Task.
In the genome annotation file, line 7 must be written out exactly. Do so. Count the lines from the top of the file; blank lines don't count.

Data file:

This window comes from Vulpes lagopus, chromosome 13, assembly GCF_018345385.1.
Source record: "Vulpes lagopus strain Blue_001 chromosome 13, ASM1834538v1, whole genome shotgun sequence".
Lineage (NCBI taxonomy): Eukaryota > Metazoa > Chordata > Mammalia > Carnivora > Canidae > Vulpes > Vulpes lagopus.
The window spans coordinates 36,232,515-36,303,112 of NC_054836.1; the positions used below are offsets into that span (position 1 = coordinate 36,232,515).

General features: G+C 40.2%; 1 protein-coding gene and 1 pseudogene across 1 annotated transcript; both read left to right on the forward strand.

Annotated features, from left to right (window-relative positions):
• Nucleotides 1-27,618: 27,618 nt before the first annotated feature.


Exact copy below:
• Nucleotides 1-27,618: 27,618 nt before the first annotated feature.